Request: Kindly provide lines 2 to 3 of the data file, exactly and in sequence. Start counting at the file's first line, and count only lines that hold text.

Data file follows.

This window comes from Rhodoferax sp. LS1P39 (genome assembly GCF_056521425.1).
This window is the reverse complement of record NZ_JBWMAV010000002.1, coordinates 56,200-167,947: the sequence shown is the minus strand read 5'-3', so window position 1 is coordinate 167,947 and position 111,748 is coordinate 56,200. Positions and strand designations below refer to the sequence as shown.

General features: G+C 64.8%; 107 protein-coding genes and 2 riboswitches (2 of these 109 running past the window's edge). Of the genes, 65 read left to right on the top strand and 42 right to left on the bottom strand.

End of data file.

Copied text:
This window is the reverse complement of record NZ_JBWMAV010000002.1, coordinates 56,200-167,947: the sequence shown is the minus strand read 5'-3', so window position 1 is coordinate 167,947 and position 111,748 is coordinate 56,200. Positions and strand designations below refer to the sequence as shown.

General features: G+C 64.8%; 107 protein-coding genes and 2 riboswitches (2 of these 109 running past the window's edge). Of the genes, 65 read left to right on the top strand and 42 right to left on the bottom strand.